Schizophrenia ordinarily appears first in adolescence or young adulthood, although it may not develop until later in life. Thus, people from families with a first- or second-degree relative who has been diagnosed with the disease are at greatest risk as they enter puberty and early adulthood.
People with parents who have both been diagnosed run a relatively high risk of developing the disease themselves; this risk is estimated to be about 40 percent. A person with an identical twin who has been diagnosed with schizophrenia is at the greatest risk of also developing the disease. Again, genetics is not the sole determinant of illness, however. The interplay among genetic defects, social factors and psychological factors determines final risk. As a result, an identical twin runs a 40 to 60 percent risk of also being diagnosed with schizophrenia. That the risk is not 100 percent underscores the contribution of environmental factors in the development of the disease.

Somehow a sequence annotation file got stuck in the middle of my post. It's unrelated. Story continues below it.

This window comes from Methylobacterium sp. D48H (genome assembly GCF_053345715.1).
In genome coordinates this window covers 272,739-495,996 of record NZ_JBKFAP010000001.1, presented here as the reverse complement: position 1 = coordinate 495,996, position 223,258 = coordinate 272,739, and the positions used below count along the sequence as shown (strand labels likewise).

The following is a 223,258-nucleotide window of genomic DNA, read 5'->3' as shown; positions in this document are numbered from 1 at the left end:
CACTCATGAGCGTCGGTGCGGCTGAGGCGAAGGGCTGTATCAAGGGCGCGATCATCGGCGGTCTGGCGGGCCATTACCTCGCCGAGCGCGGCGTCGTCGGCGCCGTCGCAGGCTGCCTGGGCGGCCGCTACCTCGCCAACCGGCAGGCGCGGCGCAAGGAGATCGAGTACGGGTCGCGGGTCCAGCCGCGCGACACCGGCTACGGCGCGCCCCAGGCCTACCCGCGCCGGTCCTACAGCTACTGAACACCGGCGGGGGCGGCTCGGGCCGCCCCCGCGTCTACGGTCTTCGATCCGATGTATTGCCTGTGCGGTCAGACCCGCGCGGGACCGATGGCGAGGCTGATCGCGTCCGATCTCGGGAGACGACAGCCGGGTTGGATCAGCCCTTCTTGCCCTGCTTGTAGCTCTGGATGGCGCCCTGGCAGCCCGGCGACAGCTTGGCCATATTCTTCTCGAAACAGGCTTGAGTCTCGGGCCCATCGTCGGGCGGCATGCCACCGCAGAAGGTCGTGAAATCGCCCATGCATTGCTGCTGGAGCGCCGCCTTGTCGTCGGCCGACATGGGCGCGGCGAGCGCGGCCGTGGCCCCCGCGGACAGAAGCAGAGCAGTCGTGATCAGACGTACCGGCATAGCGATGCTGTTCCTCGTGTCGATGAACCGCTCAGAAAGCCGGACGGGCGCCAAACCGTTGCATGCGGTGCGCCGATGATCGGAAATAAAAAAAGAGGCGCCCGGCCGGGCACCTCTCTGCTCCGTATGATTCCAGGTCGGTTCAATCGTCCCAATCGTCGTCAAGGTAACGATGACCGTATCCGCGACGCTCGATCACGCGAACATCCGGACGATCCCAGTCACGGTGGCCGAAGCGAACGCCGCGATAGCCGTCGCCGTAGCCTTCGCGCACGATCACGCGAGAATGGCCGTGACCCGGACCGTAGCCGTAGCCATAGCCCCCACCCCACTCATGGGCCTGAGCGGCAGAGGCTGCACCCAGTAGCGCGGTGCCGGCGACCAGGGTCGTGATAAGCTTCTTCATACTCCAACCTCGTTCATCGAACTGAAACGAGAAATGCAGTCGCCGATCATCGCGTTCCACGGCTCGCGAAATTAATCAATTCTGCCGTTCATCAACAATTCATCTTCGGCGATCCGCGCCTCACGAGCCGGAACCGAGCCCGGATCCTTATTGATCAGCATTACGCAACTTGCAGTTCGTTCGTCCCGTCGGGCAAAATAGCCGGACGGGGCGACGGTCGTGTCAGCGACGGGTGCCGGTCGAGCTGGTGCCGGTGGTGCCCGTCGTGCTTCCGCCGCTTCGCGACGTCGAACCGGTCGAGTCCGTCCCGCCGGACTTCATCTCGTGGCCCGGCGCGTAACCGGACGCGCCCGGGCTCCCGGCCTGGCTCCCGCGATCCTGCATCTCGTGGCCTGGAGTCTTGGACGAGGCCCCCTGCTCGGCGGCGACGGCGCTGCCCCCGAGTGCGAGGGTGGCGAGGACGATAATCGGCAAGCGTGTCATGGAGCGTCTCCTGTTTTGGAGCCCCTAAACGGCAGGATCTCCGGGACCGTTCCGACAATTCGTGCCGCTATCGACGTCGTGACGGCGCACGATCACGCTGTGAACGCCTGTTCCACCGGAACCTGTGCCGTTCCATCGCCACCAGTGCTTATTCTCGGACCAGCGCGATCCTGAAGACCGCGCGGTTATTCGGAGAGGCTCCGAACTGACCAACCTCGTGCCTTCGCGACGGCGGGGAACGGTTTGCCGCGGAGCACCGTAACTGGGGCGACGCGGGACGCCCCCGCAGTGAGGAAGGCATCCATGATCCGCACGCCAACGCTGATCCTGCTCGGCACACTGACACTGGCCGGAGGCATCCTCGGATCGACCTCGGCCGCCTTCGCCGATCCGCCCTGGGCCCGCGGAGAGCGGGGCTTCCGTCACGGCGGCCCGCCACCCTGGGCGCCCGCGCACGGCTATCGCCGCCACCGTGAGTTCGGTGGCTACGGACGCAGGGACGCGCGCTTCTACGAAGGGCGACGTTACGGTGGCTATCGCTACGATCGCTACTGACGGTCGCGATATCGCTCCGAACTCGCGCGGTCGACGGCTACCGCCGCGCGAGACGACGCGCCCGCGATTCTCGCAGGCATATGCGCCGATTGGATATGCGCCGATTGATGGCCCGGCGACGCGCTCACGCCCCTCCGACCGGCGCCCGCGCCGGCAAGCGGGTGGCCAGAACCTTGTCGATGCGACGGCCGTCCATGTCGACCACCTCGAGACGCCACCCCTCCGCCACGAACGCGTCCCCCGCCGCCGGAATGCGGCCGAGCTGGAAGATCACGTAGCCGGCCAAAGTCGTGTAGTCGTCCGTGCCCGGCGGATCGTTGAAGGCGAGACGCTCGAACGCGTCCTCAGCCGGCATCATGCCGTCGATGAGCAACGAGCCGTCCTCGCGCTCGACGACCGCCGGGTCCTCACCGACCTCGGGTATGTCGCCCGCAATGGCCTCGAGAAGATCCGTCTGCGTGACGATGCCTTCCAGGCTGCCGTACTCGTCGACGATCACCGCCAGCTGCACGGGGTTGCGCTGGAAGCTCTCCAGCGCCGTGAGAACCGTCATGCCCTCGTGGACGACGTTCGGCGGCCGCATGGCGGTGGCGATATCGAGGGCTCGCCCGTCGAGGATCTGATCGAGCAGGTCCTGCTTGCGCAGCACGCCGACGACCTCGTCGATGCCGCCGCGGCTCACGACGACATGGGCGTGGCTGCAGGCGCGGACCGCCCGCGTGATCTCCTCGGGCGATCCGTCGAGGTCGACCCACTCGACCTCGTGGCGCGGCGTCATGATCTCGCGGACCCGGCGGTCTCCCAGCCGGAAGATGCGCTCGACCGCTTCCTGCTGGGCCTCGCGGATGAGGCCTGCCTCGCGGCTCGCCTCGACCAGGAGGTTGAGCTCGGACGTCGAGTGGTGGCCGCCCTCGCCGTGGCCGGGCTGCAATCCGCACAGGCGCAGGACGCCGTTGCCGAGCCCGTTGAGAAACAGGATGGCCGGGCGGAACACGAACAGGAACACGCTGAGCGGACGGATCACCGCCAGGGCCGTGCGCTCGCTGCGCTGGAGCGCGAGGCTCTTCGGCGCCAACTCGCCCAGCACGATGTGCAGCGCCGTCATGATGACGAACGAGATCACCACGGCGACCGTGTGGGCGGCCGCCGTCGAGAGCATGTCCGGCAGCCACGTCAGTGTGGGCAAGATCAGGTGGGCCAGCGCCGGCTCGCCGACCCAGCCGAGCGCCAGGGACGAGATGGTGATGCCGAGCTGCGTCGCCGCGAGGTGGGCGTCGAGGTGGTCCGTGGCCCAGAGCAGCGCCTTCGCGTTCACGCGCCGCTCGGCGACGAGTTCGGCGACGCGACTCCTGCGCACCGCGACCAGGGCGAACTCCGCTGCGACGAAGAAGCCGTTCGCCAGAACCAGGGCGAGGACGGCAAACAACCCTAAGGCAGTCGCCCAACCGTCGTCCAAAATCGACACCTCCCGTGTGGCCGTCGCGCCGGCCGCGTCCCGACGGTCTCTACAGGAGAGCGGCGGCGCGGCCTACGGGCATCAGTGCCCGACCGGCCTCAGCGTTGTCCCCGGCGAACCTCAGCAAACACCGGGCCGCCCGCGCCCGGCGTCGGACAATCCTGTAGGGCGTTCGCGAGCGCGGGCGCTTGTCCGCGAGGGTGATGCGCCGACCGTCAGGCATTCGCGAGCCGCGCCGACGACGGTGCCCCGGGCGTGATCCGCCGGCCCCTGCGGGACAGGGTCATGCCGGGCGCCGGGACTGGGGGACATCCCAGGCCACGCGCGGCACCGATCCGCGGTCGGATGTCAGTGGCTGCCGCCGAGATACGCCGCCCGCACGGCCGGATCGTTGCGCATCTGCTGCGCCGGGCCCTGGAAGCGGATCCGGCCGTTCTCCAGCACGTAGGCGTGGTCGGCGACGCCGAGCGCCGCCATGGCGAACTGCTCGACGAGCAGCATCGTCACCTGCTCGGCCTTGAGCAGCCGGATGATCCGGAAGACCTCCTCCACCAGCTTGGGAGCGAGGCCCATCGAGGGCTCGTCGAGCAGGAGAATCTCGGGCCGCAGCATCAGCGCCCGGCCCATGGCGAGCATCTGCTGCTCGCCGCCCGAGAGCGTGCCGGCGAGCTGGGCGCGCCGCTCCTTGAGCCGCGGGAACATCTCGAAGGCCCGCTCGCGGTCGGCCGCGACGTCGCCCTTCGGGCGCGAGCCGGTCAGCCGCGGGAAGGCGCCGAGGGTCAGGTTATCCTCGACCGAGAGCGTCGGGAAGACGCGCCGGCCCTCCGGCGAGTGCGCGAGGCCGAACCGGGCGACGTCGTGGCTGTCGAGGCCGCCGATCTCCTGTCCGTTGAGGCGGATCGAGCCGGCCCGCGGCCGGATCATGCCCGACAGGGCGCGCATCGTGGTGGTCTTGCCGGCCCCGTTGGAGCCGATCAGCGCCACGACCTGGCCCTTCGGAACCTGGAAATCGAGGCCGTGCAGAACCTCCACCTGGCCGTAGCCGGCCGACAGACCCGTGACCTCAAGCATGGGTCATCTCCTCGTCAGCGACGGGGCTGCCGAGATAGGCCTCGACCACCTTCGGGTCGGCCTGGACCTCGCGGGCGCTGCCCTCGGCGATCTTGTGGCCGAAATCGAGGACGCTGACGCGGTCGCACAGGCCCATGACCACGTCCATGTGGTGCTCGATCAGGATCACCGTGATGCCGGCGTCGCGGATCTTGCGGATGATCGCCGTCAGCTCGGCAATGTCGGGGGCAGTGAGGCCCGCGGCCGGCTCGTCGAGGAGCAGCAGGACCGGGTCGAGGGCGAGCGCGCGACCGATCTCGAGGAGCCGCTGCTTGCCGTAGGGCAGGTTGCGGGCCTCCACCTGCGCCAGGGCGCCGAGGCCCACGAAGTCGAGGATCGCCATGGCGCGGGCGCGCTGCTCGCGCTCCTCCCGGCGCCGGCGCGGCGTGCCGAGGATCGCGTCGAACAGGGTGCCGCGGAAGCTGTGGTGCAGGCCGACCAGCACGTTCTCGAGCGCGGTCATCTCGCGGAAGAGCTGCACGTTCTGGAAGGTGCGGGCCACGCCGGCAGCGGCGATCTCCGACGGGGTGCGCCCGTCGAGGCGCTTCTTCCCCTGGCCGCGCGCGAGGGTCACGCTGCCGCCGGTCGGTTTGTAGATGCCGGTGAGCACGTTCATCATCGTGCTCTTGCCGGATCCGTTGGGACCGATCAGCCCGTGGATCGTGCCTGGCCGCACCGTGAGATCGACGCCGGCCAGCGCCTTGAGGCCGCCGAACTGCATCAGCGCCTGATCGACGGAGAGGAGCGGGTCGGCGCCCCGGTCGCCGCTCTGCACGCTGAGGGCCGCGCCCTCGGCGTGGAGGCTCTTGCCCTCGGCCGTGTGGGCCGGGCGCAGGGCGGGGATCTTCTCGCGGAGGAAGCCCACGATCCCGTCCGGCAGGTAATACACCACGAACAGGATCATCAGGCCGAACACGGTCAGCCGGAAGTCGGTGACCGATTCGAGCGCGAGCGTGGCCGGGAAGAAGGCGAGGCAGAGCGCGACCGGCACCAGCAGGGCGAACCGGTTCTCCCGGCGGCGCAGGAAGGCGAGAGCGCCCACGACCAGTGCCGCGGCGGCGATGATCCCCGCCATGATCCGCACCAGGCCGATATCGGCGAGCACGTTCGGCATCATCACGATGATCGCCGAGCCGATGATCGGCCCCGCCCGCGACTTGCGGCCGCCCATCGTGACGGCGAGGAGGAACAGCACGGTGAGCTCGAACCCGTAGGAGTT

Other than a genetic predisposition, there are no clearly
defined risk factors for schizophrenia. Although schizophrenia strikes men and
women in equal numbers, it tends to be more severe among men and may appear
somewhat later in women. Because schizophrenia rarely appears after the age of
45, people who surpass this age are at a reduced risk of being diagnosed with
Interestingly, chronic methamphetamine use may result in a form of psychosis similar to schizophrenia, including symptoms such as delusions of persecution and hallucinations. A condition known as methamphetamine-associated psychosis may linger even after recovery from addiction to the drug, and scientists have tentatively identified numerous genes that may play a role in this disorder; at least six of them are genes suspected to play a role in susceptibility to schizophrenia.